“We came down here and went nose-to-nose-to-nose with them,” Stansbury said. “We took a team averaging 80 points and held it to 54. It was a hell of a game. These were two pretty good teams. We’ll take a lot of positives from this and get better from it, and I’m sure Baylor will, too.”
DALLAS -- Here are a few quick observations from Baylor's 54-52 victory over Mississippi State on Wednesday at American Airlines Arena in Dallas.
Overview: Baylor point guard Pierre Jackson scored a team-high 14 points -- including the game-winning layup with 22 seconds remaining. Quincy Miller added 12 points for the Bears, who are off to their best start ever at 13-0. Baylor trailed for nearly all of the second half -- but never by more than four points. The Bears outrebounded Mississippi State (38-31), an area that Scott Drew's team struggled in recent weeks. Renardo Sidney and Jalen Steele had 10 points each for Mississippi State, which lost for the first time since Nov. 9
Turning point: Baylor trailed for almost the entire second half before Jackson beat Dee Bost off the dribble for what proved to be the game-winning layup with 22 seconds remaining. The Bears also caught a huge break at the 1:35 mark, when Mississippi State's Sidney was whistled for a technical while arguing with an official who had just whistled him for his fifth personal foul. The Bears shot four free throws -- two for the fifth foul, two for the technical -- and made two of them to force a 52-52 tie. Bost missed a runner on the other end. Baylor rebounded and then Jackson made his heroic shot.
Star of the game: Jackson may have hit the winning shot, but Miller may have been the Bears' top all-around performer in a sloppy game. The freshman forward scored 12 points and grabbed six rebounds in 25 minutes, an encouraging sign considering his recent struggles.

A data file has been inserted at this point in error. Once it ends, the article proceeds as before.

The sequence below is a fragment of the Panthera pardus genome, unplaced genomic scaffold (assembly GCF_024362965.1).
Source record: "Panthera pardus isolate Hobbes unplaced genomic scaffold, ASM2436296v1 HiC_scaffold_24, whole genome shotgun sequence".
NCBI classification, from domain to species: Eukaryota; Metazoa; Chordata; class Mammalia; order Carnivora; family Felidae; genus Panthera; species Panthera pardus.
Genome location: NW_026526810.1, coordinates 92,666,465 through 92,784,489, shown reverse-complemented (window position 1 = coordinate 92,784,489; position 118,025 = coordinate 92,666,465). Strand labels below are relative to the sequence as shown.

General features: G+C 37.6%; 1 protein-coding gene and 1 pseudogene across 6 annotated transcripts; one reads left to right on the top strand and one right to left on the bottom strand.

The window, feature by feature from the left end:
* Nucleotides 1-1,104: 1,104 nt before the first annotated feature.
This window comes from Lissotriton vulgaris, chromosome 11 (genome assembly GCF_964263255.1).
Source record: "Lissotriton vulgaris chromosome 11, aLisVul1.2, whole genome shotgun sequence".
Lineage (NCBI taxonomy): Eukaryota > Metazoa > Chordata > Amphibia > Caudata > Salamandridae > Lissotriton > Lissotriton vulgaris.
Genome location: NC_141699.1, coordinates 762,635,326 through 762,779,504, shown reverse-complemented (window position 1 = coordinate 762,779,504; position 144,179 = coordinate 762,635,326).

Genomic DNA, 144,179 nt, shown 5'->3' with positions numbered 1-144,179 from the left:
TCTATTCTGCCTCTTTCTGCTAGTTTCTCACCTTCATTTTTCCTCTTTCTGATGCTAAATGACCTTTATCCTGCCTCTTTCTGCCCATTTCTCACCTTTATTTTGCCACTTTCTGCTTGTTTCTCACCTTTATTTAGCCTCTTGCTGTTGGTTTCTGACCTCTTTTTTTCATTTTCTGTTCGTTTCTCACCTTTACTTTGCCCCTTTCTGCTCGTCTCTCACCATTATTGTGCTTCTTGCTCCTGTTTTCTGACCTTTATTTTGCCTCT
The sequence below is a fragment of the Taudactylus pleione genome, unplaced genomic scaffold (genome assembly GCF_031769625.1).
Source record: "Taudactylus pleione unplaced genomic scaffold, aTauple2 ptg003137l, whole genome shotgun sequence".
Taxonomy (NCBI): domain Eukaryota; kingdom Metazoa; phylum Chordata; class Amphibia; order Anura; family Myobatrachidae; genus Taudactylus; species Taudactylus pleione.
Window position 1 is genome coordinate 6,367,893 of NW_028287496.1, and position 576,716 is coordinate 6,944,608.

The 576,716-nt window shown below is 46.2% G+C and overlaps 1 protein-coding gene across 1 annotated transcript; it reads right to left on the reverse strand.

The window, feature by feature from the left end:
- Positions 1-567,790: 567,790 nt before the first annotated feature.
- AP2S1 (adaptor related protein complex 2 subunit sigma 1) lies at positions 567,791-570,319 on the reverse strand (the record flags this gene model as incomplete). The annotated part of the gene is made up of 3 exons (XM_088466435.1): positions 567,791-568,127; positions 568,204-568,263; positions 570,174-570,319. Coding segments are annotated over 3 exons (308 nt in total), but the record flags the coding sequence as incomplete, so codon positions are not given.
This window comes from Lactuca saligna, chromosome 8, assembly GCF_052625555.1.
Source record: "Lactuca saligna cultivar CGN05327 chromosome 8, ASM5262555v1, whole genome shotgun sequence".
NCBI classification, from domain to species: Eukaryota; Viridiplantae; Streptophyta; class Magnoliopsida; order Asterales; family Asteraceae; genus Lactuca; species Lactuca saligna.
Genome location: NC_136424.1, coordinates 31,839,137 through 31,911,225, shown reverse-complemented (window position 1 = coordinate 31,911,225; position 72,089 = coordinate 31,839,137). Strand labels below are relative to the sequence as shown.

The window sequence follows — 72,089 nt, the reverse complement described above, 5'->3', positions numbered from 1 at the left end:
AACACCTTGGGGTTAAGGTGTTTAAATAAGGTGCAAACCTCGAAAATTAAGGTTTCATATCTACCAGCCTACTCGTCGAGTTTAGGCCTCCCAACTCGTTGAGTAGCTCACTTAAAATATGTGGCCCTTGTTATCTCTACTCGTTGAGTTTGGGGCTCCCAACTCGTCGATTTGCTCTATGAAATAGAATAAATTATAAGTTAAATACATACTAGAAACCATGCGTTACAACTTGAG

What the win means for Baylor: The Bears should be ecstatic about being one of four undefeated teams in the country. They've defeated some good teams and have earned the accolades that will come their way. Still, all teams strive to improve, so head coach Scott Drew should use Wednesday's game to address a handful of flaws that may have been masked by Baylor's successful start. Much like they did last season, the Bears play out of control at times. Jackson, in particular, took a ton of terrible shots in traffic against Mississippi State. Instead of trying to take the game over by himself, he needs to get better at sharing the ball and dishing off when he draws help defense. He's an incredible talent who has a knack for hitting huge shots, but he needs to develop some discipline. Drew also needs to let Miller play through his mistakes. He sat out way too long in the second half. He's simply too talented to keep on the bench. Drew also may want to consider tightening his rotation. Playing 10 to 12 guys early in the season is fine when you're trying to figure things out, but by now it may be better to go with a rotation of seven to eight guys. Brady Heslip sat way too many minutes in the second half. Still, none of that should diminish the magnitude of Wednesday's victory. No one can question the Bears' legitimacy now.
What the loss means for Mississippi State: There is no reason for the Bulldogs to hang their heads. They went toe-to-toe against a Final Four contender and could've easily won. If anything, Mississippi State should be encouraged. On a night when leading scorer Arnett Moultrie wasn't all that productive (eight points) the Bulldogs got huge contributions from secondary players such as Brian Bryant (eight points) and Steele (10). Aside from a silly technical foul in the waning minutes, Sidney turned in a strong performance, scoring 10 points and blocking two shots in just 19 minutes. His poor conditioning is still an issue, but Mississippi State doesn't lose much when Wendell Lewis subs for him. This is a deep, talented team that should finish no worse than third in the SEC. Rick Stansbury, who was under fire after a disappointing 2011-12 season, is doing a nice job.
Up next: Baylor opens Big 12 play Jan. 2 against Texas A&M in Waco. Mississippi State hosts Utah State on Saturday before opening SEC play Jan. 7 at Arkansas.